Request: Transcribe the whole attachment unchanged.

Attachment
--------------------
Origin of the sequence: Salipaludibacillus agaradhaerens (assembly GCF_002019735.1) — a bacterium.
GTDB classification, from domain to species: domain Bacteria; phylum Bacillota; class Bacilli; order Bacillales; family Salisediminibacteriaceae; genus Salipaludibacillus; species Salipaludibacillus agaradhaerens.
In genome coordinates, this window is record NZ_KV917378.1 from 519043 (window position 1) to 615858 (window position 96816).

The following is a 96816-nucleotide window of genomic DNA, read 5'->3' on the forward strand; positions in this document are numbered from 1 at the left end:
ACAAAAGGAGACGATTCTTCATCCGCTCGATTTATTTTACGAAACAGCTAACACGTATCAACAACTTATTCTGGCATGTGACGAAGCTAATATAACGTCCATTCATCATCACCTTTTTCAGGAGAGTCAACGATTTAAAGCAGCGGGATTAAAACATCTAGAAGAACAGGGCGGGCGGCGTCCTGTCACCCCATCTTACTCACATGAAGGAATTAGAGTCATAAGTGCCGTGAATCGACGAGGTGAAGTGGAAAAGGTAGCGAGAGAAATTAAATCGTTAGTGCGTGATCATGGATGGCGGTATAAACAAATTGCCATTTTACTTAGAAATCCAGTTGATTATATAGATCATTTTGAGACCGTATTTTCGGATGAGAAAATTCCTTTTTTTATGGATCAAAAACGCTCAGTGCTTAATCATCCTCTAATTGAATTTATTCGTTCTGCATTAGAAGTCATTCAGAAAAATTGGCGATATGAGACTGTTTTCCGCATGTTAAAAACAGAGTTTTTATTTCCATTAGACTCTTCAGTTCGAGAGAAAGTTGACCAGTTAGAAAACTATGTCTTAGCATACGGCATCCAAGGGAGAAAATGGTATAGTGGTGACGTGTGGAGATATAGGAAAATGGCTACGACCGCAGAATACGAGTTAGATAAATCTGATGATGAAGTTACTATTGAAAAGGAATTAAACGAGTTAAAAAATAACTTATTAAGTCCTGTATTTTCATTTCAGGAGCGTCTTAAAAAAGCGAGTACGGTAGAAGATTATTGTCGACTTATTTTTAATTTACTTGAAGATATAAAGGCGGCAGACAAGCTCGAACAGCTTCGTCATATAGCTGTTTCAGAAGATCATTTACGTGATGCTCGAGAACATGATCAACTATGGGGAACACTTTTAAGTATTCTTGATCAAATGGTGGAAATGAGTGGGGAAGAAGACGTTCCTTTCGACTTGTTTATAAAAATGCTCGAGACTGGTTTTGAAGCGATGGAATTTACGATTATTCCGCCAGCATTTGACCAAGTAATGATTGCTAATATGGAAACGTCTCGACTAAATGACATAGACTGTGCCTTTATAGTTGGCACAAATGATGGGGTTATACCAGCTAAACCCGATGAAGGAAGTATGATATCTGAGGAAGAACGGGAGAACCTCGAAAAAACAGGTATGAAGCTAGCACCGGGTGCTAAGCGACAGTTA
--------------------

Origin of the sequence: Salipaludibacillus agaradhaerens (assembly GCF_002019735.1) — a bacterium.
GTDB classification, from domain to species: domain Bacteria; phylum Bacillota; class Bacilli; order Bacillales; family Salisediminibacteriaceae; genus Salipaludibacillus; species Salipaludibacillus agaradhaerens.
In genome coordinates, this window is record NZ_KV917378.1 from 519043 (window position 1) to 615858 (window position 96816).

The following is a 96816-nucleotide window of genomic DNA, read 5'->3' on the forward strand; positions in this document are numbered from 1 at the left end:
ACAAAAGGAGACGATTCTTCATCCGCTCGATTTATTTTACGAAACAGCTAACACGTATCAACAACTTATTCTGGCATGTGACGAAGCTAATATAACGTCCATTCATCATCACCTTTTTCAGGAGAGTCAACGATTTAAAGCAGCGGGATTAAAACATCTAGAAGAACAGGGCGGGCGGCGTCCTGTCACCCCATCTTACTCACATGAAGGAATTAGAGTCATAAGTGCCGTGAATCGACGAGGTGAAGTGGAAAAGGTAGCGAGAGAAATTAAATCGTTAGTGCGTGATCATGGATGGCGGTATAAACAAATTGCCATTTTACTTAGAAATCCAGTTGATTATATAGATCATTTTGAGACCGTATTTTCGGATGAGAAAATTCCTTTTTTTATGGATCAAAAACGCTCAGTGCTTAATCATCCTCTAATTGAATTTATTCGTTCTGCATTAGAAGTCATTCAGAAAAATTGGCGATATGAGACTGTTTTCCGCATGTTAAAAACAGAGTTTTTATTTCCATTAGACTCTTCAGTTCGAGAGAAAGTTGACCAGTTAGAAAACTATGTCTTAGCATACGGCATCCAAGGGAGAAAATGGTATAGTGGTGACGTGTGGAGATATAGGAAAATGGCTACGACCGCAGAATACGAGTTAGATAAATCTGATGATGAAGTTACTATTGAAAAGGAATTAAACGAGTTAAAAAATAACTTATTAAGTCCTGTATTTTCATTTCAGGAGCGTCTTAAAAAAGCGAGTACGGTAGAAGATTATTGTCGACTTATTTTTAATTTACTTGAAGATATAAAGGCGGCAGACAAGCTCGAACAGCTTCGTCATATAGCTGTTTCAGAAGATCATTTACGTGATGCTCGAGAACATGATCAACTATGGGGAACACTTTTAAGTATTCTTGATCAAATGGTGGAAATGAGTGGGGAAGAAGACGTTCCTTTCGACTTGTTTATAAAAATGCTCGAGACTGGTTTTGAAGCGATGGAATTTACGATTATTCCGCCAGCATTTGACCAAGTAATGATTGCTAATATGGAAACGTCTCGACTAAATGACATAGACTGTGCCTTTATAGTTGGCACAAATGATGGGGTTATACCAGCTAAACCCGATGAAGGAAGTATGATATCTGAGGAAGAACGGGAGAACCTCGAAAAAACAGGTATGAAGCTAGCACCGGGTGCTAAGCGACAGTTA